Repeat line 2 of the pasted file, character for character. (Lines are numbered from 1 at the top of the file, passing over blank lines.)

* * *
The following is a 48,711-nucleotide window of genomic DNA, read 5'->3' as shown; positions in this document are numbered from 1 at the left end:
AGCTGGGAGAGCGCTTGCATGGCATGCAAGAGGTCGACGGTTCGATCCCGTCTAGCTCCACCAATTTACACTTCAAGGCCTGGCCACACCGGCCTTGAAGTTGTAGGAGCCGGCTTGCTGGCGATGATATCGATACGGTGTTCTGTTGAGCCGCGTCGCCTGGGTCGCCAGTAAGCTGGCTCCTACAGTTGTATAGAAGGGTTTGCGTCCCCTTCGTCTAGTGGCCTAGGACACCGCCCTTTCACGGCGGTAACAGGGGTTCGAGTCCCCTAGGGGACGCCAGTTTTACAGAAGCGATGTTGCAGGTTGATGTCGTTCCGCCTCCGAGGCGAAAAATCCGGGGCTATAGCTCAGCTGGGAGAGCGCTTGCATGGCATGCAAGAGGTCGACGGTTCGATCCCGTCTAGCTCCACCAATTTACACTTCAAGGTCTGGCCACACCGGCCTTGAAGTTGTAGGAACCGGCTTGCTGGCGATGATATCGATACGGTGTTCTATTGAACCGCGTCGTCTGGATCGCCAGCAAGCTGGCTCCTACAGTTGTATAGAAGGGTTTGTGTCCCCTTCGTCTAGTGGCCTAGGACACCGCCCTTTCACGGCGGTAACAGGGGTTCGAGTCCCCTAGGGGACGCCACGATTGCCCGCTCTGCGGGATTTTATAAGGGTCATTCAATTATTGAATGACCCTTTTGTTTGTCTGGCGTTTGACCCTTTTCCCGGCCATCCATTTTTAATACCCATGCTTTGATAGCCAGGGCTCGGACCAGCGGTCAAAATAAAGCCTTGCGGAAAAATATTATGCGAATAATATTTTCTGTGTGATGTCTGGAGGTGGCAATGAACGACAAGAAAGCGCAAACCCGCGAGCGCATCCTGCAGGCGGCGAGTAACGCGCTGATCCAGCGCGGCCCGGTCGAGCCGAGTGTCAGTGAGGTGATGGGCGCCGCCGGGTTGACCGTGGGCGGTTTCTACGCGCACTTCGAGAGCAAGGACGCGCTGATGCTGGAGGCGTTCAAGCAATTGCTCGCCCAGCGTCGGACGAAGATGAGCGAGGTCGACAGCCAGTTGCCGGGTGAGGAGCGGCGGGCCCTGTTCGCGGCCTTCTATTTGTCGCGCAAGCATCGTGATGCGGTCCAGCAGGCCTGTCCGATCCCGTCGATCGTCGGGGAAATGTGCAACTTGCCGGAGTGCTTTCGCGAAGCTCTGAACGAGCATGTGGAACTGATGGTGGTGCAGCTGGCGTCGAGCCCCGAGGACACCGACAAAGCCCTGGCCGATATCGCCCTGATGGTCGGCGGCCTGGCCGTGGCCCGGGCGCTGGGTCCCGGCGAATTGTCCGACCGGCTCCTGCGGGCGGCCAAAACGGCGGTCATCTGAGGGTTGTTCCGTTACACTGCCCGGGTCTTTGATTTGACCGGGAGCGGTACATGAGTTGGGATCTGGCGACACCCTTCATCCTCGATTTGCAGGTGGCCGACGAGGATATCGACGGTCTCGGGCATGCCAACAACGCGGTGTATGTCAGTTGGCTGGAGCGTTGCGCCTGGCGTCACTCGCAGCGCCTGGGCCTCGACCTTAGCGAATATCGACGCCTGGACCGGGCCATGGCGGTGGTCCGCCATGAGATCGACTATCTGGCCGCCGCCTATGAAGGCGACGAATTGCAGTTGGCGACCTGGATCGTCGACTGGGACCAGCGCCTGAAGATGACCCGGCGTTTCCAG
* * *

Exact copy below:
AGCTGGGAGAGCGCTTGCATGGCATGCAAGAGGTCGACGGTTCGATCCCGTCTAGCTCCACCAATTTACACTTCAAGGCCTGGCCACACCGGCCTTGAAGTTGTAGGAGCCGGCTTGCTGGCGATGATATCGATACGGTGTTCTGTTGAGCCGCGTCGCCTGGGTCGCCAGTAAGCTGGCTCCTACAGTTGTATAGAAGGGTTTGCGTCCCCTTCGTCTAGTGGCCTAGGACACCGCCCTTTCACGGCGGTAACAGGGGTTCGAGTCCCCTAGGGGACGCCAGTTTTACAGAAGCGATGTTGCAGGTTGATGTCGTTCCGCCTCCGAGGCGAAAAATCCGGGGCTATAGCTCAGCTGGGAGAGCGCTTGCATGGCATGCAAGAGGTCGACGGTTCGATCCCGTCTAGCTCCACCAATTTACACTTCAAGGTCTGGCCACACCGGCCTTGAAGTTGTAGGAACCGGCTTGCTGGCGATGATATCGATACGGTGTTCTATTGAACCGCGTCGTCTGGATCGCCAGCAAGCTGGCTCCTACAGTTGTATAGAAGGGTTTGTGTCCCCTTCGTCTAGTGGCCTAGGACACCGCCCTTTCACGGCGGTAACAGGGGTTCGAGTCCCCTAGGGGACGCCACGATTGCCCGCTCTGCGGGATTTTATAAGGGTCATTCAATTATTGAATGACCCTTTTGTTTGTCTGGCGTTTGACCCTTTTCCCGGCCATCCATTTTTAATACCCATGCTTTGATAGCCAGGGCTCGGACCAGCGGTCAAAATAAAGCCTTGCGGAAAAATATTATGCGAATAATATTTTCTGTGTGATGTCTGGAGGTGGCAATGAACGACAAGAAAGCGCAAACCCGCGAGCGCATCCTGCAGGCGGCGAGTAACGCGCTGATCCAGCGCGGCCCGGTCGAGCCGAGTGTCAGTGAGGTGATGGGCGCCGCCGGGTTGACCGTGGGCGGTTTCTACGCGCACTTCGAGAGCAAGGACGCGCTGATGCTGGAGGCGTTCAAGCAATTGCTCGCCCAGCGTCGGACGAAGATGAGCGAGGTCGACAGCCAGTTGCCGGGTGAGGAGCGGCGGGCCCTGTTCGCGGCCTTCTATTTGTCGCGCAAGCATCGTGATGCGGTCCAGCAGGCCTGTCCGATCCCGTCGATCGTCGGGGAAATGTGCAACTTGCCGGAGTGCTTTCGCGAAGCTCTGAACGAGCATGTGGAACTGATGGTGGTGCAGCTGGCGTCGAGCCCCGAGGACACCGACAAAGCCCTGGCCGATATCGCCCTGATGGTCGGCGGCCTGGCCGTGGCCCGGGCGCTGGGTCCCGGCGAATTGTCCGACCGGCTCCTGCGGGCGGCCAAAACGGCGGTCATCTGAGGGTTGTTCCGTTACACTGCCCGGGTCTTTGATTTGACCGGGAGCGGTACATGAGTTGGGATCTGGCGACACCCTTCATCCTCGATTTGCAGGTGGCCGACGAGGATATCGACGGTCTCGGGCATGCCAACAACGCGGTGTATGTCAGTTGGCTGGAGCGTTGCGCCTGGCGTCACTCGCAGCGCCTGGGCCTCGACCTTAGCGAATATCGACGCCTGGACCGGGCCATGGCGGTGGTCCGCCATGAGATCGACTATCTGGCCGCCGCCTATGAAGGCGACGAATTGCAGTTGGCGACCTGGATCGTCGACTGGGACCAGCGCCTGAAGATGACCCGGCGTTTCCAG